Even where the reports and the nature of the crime indicate that commitment is necessary, the judge must still consider the prisoner's capacity for reformation. Occasionally a prisoner's only hope is a period of forced confinement that will isolate him from his former associates and force him to take stock of his situation. Often this forced stocktaking is an extremely effective form of treatment. Only incarceration can bring home to some criminals that society actively disapproves of their conduct and has the power to stop them should their crimes be repeated. Surely there are recidivists who return to federal prisons time and time again, despite the efforts made in the prison to rehabilitate them. But we must also remember that there are many prisoners who have been taught a lesson by their incarceration and have returned to the community better citizens.

Perhaps our greatest advances have been made in the handling of young offenders. Prisoners sixteen to twenty-three years of age present a special problem. Generally they are more responsive to intelligent treatment than older prisoners, but prognosis is extremely difficult, and sometimes coddling of the youthful offender who has shown traits of hard-bitten criminality may do injury to both the offender and society. A judge cannot predict how an eighteen-year-old will react to four or five years in an institution. Enlightened federal and state statutes meet this problem by providing for special treatment for young prisoners. The statutes also permit sentences under which the maximum, but not the minimum, is set by the judge or by law. The offender is then transferred to a specialized institution and can be released under supervision at any time before the expiration of the maximum sentence when he has shown himself ready to re-enter society.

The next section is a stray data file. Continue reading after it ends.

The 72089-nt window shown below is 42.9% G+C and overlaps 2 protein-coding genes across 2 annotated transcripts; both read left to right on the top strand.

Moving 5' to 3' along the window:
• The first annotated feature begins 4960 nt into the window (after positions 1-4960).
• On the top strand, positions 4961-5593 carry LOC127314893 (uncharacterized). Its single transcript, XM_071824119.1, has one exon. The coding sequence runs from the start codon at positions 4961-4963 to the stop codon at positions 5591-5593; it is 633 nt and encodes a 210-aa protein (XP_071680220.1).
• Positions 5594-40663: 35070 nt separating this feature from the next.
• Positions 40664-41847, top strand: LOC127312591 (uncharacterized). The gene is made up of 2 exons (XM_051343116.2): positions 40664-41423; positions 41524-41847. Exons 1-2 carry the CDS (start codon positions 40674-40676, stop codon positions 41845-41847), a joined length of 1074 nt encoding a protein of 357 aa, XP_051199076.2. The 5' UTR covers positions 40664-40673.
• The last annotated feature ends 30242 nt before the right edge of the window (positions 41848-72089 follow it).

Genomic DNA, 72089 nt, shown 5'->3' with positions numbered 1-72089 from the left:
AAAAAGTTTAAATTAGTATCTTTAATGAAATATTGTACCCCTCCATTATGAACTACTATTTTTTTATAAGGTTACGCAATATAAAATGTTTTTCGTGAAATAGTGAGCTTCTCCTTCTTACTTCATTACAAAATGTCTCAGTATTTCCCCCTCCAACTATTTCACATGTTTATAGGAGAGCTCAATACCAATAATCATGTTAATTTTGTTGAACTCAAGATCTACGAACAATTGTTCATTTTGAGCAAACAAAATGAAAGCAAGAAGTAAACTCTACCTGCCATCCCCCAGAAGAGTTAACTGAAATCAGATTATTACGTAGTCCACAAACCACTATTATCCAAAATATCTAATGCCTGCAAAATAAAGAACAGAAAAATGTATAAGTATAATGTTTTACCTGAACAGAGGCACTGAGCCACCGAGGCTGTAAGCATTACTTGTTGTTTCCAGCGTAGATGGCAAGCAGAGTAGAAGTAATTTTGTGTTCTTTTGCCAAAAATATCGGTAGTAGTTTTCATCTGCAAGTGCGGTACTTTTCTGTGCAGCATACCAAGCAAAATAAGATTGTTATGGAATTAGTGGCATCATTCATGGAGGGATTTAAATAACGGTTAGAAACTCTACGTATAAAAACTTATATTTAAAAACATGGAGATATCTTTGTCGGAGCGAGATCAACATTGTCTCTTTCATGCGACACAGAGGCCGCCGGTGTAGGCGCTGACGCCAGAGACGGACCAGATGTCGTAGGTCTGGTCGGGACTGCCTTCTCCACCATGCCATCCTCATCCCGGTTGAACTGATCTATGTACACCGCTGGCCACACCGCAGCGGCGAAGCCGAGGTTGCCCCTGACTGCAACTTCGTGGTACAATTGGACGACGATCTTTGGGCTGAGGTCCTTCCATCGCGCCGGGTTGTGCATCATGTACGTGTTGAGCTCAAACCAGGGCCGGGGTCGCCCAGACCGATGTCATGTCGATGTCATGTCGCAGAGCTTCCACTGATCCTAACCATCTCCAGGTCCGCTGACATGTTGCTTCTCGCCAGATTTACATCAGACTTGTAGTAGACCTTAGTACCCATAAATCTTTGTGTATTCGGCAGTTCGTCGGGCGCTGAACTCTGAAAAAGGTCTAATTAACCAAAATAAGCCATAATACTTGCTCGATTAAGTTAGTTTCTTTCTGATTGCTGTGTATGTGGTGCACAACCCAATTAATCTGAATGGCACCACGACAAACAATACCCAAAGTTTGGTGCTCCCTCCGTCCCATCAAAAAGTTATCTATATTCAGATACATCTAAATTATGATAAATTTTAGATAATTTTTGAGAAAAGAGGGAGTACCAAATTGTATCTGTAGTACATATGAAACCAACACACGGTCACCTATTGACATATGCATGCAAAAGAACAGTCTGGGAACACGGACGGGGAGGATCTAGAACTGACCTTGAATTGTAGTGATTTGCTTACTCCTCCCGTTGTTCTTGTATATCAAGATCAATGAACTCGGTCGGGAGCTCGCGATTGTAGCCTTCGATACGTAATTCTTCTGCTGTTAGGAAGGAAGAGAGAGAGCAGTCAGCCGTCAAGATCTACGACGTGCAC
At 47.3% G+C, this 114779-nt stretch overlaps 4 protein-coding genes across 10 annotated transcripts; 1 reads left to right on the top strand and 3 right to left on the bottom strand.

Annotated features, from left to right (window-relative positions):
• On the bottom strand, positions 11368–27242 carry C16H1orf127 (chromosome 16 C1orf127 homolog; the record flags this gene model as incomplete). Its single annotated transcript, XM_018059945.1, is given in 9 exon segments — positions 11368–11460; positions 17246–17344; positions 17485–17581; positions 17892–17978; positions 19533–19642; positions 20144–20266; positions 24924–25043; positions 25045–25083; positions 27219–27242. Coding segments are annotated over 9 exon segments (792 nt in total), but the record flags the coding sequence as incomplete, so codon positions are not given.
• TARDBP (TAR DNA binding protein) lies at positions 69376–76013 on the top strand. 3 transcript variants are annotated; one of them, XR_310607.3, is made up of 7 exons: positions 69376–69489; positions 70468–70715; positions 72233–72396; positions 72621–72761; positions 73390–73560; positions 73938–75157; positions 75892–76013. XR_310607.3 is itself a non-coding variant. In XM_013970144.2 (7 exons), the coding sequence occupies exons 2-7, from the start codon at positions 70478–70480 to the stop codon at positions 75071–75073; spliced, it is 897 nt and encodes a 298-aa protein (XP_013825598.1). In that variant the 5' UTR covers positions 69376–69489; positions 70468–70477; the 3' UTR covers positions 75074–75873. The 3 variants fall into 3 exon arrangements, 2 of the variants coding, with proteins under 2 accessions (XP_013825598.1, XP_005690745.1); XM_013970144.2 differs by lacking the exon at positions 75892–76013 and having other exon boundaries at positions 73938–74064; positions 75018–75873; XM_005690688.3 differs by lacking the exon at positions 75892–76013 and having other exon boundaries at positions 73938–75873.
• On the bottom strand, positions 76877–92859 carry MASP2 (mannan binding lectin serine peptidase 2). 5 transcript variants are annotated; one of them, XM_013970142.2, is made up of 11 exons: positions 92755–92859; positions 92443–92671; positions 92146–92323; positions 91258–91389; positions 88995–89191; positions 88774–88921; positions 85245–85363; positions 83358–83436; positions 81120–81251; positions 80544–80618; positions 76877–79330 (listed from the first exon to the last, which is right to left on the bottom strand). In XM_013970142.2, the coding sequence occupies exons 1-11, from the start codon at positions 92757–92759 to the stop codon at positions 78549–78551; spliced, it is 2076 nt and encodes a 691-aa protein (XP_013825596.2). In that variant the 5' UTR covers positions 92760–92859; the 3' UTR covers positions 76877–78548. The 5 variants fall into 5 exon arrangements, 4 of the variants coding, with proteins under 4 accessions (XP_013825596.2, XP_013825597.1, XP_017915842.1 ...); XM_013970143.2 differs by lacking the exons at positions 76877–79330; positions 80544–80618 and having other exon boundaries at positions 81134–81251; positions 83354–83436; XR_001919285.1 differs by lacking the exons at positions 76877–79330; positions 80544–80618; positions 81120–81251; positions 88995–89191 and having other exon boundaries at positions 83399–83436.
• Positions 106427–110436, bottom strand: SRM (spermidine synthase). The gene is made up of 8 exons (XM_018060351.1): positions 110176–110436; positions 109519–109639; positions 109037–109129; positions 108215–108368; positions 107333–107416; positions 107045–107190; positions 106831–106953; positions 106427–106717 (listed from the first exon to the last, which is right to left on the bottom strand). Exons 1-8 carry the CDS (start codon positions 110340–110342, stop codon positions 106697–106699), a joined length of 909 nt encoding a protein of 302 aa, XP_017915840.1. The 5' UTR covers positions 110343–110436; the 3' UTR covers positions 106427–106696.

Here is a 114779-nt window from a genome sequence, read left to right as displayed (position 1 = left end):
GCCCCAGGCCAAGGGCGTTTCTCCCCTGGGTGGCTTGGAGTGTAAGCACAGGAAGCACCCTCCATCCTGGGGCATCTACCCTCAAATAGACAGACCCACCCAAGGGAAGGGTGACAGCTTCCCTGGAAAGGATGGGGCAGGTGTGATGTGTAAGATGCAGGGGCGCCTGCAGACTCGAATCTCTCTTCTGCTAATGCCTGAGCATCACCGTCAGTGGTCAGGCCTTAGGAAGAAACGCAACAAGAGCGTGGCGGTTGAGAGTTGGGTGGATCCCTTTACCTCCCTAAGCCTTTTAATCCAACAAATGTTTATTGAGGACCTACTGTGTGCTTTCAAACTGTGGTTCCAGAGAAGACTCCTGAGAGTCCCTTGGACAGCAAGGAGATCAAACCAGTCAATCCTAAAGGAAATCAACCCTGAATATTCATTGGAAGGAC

I believe we can take real encouragement from our progress in the area of reformation. True, much remains to be done. We must learn to discover more about the prisoner as an individual and much more about the effects of certain types of treatment. Yet a start has been made.

THE nature of the sentencing problem and its causes are easily stated, but arriving at a solution is difficult. Many suggestions have been put forth over the years, but most of these suffer from fatal flaws.